They find puns unbearable.
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A Montana family came perilously close to a grizzly bear near Yellowstone Park in the US when it jumped on the hood of their car. The family stayed in their car, kept the windows closed, and eventually the bear got bored and wandered off. But what happens if you don’t have the safety of a vehicle?

Most bears will avoid humans if they hear them coming. Pay attention to your surroundings and make a special effort to be noticeable if you are in an area with known bear activity or a good food source, such as berry bushes. Groups of people are noisier and have a more powerful smell and bears can detect them at longer distances. They are also more intimidating to the animals, so try to hike in groups if possible.

If you come close enough to a bear that it notices you, and starts paying attention to you, help the bear recognize you as a human and not a pray animal. Slowly wave your arms and calmly talk to it. Most bears don’t want to attack you, but they are quite curious. It may come closer or stand on its hind legs to get a better look or smell. A standing bear is usually curious, not threatening.

Bears may bluff their way out of an encounter by charging and then turning away at the last second. Bears may also react defensively by woofing, yawning, salivating, growling, snapping their jaws, and laying their ears back. Continue to talk to the bear in low tones; this will help you stay calmer, and it won’t be threatening to the bear. A scream or sudden movement may trigger an attack. Never imitate bear sounds or make a high-pitched squeal. Do not drop your pack, use it to protect your back, and do not allow the bear access to your food.

Bear attacks are rare; most bears are only interested in protecting food, cubs, or their space. However, being mentally prepared can help you have the most effective reaction. So what should you do when you come close enough to a bear you can high-five it? (Disclaimer: ZME Science strongly advises against high-fiving bears unless you are attended by one of our authors).

We’re trained for survival in the wild. And for awesome.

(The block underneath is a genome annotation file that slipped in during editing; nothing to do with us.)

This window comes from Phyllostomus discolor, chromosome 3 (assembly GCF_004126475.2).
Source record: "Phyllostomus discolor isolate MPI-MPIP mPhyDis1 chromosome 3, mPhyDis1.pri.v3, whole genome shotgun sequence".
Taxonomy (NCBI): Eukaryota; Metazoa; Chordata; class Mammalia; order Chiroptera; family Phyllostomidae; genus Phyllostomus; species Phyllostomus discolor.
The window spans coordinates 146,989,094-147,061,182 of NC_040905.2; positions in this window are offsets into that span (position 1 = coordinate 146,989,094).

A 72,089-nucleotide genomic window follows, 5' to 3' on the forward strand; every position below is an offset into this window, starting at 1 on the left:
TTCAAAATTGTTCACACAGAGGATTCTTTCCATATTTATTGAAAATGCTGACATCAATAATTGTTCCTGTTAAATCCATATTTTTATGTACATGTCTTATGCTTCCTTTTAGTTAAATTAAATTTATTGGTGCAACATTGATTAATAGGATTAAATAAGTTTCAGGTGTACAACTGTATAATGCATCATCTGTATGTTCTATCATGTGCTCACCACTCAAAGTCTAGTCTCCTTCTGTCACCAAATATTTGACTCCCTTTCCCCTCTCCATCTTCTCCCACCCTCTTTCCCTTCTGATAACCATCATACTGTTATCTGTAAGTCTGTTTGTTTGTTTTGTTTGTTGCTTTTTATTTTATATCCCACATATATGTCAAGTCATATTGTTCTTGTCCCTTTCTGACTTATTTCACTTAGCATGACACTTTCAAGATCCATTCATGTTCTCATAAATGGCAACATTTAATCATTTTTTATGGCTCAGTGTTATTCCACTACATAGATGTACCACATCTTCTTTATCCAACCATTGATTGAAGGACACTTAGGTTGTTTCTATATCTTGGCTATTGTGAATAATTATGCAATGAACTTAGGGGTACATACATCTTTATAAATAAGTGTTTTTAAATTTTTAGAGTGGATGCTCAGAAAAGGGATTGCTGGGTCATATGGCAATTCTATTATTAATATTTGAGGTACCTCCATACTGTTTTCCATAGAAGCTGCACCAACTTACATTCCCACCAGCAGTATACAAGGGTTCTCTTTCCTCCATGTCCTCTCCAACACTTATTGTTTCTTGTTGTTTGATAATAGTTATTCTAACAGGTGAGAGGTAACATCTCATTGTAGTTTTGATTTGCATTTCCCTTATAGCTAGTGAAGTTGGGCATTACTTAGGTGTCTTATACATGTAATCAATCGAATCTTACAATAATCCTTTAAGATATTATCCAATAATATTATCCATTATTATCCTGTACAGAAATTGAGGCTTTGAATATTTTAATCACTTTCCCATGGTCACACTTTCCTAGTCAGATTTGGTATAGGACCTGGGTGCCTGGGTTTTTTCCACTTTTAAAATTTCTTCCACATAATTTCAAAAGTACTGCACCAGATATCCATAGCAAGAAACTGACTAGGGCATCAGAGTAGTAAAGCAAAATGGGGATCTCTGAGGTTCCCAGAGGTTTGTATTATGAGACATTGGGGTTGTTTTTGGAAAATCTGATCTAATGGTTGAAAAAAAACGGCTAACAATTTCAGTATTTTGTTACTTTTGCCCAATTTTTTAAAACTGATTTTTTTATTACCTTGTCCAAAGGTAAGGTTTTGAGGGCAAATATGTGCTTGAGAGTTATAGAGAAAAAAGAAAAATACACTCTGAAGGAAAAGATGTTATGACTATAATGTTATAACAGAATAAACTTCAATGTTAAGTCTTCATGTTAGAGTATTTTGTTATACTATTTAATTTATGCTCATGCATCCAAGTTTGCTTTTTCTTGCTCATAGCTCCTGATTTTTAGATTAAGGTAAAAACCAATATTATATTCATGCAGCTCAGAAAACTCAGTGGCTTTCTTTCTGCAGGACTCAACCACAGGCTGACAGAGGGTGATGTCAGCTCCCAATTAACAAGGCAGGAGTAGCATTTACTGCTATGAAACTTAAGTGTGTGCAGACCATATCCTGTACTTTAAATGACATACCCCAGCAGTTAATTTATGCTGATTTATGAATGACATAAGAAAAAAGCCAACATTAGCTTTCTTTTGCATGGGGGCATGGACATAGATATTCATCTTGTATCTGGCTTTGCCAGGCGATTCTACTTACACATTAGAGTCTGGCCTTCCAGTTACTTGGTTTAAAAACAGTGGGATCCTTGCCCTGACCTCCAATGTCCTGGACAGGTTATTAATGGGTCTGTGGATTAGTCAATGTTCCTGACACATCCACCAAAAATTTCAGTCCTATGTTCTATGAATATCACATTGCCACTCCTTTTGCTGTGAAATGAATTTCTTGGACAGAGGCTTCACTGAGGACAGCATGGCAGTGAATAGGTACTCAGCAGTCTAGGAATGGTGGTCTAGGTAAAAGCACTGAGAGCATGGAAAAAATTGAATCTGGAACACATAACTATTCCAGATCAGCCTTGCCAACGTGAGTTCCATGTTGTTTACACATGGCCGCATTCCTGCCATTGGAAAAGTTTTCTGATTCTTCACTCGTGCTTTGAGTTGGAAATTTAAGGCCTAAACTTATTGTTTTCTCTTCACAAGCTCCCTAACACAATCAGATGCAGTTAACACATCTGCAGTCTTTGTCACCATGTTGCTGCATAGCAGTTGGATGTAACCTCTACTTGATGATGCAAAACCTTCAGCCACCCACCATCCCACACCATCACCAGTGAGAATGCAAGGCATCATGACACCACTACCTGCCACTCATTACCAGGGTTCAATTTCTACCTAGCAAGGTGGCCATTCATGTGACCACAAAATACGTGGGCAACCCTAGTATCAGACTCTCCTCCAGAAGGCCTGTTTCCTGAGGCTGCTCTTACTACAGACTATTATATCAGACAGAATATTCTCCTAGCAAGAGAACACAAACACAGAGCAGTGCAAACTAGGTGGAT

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“Most bear encounters end without injury. Following some basic guidelines may help to lessen the threat of danger. Your safety can depend on your ability to calm the bear,” the NPS writes.

Always face the bear comrade, slowly back away and move sideways. You shouldn’t run, as this could trigger a chase response – and bears run fast. Climbing a tree is also a bad idea as most bears will simply follow you.

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When the animal charges with its head low and ears pinned back, that is defensive aggression. It may see you as a threat to its cubs or it may be protecting food. A defensive bear will stop attacking once it feels the threat – namely, you – has been removed.

If the bear stalks you, persistently approaches, and is focused on you, with its head up and ears cocked forward, that is typically curious behavior, but may be indicative of predatory intent.

This bear is quite interested in whatever you are doing. And maybe in how tasty you are.
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Should the bear charge you during a surprise encounter, stand your ground and fight back with bear spray, sticks or rocks. Make sure you know how to properly use the spray. Always fight back if a bear attacks you in your tent or stalks you and then attacks. This last kind of attack is very rare, but can be serious because it often means the bear is looking for food and sees you as prey.

If you are attacked by a brown or grizzly bear, play dead. Leave your pack on and lay flat on your stomach. Clasp your hands behind your neck and spread your legs to make it harder for it to turn you over, and remain still until the bear leaves the area. If the attack persists, fight back vigorously. In the case of black bears, do not play dead! Try to escape to a safe place, such as a car or building. Only fight back if escape is not possible, using any object available.

Should you fight a bear, focus your blows on the animal’s face and muzzle.

Bears are solitary creatures for most of the year, and they just want to be left alone to eat. If you see the bear from afar, take a detour. If this is impossible, wait until the bear moves away. Try to always leave the bear an escape route, and never place yourself between a mother and her cub, and never attempt to approach them. The risk of an attack escalates quickly if she perceives you as a danger to her cubs, or if the animal feels cornered.